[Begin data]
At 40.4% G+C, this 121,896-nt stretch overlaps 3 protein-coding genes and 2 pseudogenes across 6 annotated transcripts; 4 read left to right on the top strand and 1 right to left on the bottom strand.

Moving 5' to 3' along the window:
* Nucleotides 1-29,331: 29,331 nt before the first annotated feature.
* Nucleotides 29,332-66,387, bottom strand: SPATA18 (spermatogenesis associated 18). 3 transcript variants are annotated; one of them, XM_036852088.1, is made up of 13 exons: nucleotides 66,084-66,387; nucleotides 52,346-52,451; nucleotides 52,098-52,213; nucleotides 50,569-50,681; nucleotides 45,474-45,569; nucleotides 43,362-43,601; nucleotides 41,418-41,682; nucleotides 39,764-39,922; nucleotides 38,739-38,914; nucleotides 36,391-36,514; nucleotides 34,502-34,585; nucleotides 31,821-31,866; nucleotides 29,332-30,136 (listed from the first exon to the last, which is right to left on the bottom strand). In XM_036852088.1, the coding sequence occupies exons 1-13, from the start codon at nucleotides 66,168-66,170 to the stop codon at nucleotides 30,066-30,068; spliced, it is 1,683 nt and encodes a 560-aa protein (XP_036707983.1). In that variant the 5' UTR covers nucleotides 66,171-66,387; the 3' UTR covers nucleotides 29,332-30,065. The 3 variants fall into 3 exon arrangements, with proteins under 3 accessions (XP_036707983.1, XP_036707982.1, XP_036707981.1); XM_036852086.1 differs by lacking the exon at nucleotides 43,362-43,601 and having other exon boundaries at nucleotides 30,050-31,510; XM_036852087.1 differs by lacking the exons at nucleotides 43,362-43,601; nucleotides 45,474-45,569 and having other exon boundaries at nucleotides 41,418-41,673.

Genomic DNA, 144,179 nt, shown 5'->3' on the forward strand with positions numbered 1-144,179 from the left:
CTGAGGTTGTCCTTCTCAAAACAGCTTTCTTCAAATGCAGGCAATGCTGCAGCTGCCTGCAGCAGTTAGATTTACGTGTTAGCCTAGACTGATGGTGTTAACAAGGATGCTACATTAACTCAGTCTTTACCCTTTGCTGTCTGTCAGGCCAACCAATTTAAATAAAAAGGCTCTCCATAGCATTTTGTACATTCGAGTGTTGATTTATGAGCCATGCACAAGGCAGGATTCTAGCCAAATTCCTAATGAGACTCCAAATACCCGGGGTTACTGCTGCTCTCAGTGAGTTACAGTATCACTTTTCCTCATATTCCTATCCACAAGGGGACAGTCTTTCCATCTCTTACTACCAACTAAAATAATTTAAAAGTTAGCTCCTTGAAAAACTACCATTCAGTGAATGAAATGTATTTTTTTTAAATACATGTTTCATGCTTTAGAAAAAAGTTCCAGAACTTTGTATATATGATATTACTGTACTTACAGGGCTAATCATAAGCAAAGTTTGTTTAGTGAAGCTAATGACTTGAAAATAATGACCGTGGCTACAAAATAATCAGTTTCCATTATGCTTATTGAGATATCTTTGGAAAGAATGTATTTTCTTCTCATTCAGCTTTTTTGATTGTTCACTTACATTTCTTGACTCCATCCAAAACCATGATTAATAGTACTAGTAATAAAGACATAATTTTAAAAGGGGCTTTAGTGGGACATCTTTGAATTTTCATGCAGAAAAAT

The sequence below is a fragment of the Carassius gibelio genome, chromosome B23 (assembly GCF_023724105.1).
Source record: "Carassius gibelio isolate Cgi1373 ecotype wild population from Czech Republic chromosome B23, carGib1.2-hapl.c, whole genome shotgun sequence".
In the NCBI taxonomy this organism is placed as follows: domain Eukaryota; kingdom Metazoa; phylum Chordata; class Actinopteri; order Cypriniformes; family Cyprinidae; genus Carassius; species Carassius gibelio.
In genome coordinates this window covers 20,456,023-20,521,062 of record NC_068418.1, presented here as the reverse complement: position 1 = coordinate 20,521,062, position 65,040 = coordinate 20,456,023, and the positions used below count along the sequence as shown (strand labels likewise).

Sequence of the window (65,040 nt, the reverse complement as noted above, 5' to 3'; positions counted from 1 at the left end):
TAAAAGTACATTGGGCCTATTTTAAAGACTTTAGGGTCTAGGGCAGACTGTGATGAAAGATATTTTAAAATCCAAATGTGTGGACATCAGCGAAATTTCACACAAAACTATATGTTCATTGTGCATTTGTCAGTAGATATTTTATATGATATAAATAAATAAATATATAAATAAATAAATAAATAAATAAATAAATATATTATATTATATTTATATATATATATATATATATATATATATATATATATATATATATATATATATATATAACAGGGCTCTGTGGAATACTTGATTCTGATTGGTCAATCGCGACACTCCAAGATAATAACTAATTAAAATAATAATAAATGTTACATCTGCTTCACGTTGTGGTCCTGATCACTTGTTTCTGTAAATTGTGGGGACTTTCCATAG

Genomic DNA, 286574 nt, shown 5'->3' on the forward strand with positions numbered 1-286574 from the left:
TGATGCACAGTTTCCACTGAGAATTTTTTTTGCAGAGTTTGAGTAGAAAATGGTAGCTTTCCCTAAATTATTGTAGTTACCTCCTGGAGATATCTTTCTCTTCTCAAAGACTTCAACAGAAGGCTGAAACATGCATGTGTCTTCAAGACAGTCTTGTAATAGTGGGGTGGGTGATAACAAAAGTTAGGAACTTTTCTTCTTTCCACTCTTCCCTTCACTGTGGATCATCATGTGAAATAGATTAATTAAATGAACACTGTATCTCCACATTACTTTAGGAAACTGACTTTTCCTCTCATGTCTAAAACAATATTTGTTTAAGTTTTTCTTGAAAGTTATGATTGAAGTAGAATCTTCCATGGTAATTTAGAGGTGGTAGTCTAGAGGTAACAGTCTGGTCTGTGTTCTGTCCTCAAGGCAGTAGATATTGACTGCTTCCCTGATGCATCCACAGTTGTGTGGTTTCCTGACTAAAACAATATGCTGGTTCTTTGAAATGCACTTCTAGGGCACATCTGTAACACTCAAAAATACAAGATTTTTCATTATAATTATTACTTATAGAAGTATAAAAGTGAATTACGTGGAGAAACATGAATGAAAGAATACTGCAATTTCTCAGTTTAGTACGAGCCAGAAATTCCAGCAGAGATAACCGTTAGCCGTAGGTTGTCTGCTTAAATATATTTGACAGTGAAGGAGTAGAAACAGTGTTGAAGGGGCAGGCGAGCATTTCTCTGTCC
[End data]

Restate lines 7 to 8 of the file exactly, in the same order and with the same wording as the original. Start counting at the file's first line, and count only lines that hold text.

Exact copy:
The sequence below is a fragment of the Carassius gibelio genome, chromosome B23 (assembly GCF_023724105.1).
Source record: "Carassius gibelio isolate Cgi1373 ecotype wild population from Czech Republic chromosome B23, carGib1.2-hapl.c, whole genome shotgun sequence".